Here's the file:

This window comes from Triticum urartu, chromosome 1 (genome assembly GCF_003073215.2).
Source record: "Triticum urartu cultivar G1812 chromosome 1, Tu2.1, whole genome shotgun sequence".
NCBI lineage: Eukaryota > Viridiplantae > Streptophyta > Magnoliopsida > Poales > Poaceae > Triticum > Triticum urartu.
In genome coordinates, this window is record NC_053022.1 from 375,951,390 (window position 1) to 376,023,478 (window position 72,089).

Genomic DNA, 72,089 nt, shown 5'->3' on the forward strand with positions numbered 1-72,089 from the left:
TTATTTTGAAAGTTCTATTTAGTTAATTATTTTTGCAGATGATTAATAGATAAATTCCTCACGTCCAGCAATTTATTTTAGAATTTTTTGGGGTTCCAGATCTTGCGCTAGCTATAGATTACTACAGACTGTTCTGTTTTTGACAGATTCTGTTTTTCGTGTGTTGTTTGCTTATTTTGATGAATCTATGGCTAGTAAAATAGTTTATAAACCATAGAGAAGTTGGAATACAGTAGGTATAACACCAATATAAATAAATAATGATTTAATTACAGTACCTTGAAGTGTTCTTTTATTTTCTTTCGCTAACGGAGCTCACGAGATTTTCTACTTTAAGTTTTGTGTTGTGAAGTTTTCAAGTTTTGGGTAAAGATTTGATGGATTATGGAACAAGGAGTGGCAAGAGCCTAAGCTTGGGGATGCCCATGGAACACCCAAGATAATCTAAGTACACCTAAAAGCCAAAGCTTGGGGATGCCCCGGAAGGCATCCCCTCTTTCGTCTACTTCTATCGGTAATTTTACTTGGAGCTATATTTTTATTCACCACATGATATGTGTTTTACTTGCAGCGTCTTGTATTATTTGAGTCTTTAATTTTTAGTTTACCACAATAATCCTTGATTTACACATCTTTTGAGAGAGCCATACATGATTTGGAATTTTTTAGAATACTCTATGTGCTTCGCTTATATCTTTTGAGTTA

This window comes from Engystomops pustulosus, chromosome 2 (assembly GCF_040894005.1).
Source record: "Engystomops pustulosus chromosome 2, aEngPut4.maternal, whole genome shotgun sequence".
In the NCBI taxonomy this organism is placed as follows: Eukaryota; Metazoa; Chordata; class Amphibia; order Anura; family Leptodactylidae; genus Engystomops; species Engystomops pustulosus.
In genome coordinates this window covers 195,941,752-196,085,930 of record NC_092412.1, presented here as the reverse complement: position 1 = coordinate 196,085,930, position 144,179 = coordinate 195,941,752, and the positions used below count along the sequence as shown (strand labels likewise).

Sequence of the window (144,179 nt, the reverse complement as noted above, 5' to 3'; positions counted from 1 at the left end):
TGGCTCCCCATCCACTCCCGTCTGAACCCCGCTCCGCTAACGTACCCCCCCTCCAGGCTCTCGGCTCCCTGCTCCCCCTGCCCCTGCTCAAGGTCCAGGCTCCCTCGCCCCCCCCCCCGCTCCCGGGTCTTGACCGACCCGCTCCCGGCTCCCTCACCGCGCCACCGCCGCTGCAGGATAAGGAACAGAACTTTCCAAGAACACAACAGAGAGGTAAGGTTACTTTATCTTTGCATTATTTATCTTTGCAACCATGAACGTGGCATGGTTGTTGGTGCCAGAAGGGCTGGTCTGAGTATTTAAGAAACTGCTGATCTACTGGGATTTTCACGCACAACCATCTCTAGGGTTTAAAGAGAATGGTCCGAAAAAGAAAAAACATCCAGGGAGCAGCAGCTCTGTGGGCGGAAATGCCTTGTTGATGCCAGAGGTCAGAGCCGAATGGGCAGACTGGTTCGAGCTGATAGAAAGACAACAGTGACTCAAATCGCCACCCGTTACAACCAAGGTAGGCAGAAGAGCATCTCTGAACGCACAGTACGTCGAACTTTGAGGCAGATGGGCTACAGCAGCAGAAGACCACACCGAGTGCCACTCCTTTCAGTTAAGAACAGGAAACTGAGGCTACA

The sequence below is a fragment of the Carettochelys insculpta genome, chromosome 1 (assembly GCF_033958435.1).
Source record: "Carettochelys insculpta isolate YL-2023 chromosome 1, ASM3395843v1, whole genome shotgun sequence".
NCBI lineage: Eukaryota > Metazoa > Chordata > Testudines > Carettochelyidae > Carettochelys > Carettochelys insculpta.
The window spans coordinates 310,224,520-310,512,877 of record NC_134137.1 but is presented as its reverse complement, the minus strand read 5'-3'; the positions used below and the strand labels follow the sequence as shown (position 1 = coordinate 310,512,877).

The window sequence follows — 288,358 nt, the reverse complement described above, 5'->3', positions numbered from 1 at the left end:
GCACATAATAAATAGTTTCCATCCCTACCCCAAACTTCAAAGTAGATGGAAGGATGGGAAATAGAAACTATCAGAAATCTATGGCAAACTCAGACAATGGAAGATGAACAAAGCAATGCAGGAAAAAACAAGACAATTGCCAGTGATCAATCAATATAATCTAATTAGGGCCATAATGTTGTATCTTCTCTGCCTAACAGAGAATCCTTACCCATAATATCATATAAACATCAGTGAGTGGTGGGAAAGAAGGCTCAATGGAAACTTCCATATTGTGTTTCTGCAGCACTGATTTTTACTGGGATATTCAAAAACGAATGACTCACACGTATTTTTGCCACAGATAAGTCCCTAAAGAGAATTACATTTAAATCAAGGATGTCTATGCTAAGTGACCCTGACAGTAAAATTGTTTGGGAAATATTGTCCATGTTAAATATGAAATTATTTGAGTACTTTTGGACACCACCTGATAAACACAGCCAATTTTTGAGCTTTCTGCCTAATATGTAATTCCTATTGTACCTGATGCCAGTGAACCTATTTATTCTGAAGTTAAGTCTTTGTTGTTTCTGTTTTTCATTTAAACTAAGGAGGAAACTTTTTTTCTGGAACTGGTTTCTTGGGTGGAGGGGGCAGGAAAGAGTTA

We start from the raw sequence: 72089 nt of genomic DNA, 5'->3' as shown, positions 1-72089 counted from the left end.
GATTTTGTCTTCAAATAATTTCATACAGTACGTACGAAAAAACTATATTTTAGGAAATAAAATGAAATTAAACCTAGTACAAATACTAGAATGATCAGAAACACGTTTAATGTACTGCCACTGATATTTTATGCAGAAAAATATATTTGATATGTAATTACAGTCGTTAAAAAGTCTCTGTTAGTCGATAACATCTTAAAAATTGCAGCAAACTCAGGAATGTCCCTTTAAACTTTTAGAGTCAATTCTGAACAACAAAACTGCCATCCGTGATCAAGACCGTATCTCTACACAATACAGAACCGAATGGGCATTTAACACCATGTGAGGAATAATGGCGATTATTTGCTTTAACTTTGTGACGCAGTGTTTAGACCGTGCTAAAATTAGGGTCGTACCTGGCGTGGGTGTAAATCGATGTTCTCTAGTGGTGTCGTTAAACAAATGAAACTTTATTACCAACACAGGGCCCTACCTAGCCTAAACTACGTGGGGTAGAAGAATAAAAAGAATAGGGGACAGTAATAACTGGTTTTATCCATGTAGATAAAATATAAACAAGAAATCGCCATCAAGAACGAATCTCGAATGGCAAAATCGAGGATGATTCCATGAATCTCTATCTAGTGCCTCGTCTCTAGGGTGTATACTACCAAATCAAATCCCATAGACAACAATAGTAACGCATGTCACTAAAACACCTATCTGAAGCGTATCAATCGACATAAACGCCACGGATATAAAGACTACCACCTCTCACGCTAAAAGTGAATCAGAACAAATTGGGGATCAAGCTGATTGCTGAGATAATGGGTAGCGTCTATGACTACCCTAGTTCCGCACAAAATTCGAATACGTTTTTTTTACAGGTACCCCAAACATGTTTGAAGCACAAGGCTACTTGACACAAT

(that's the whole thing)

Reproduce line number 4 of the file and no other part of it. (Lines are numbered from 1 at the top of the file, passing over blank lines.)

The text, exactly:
In genome coordinates, this window is record NC_053022.1 from 375,951,390 (window position 1) to 376,023,478 (window position 72,089).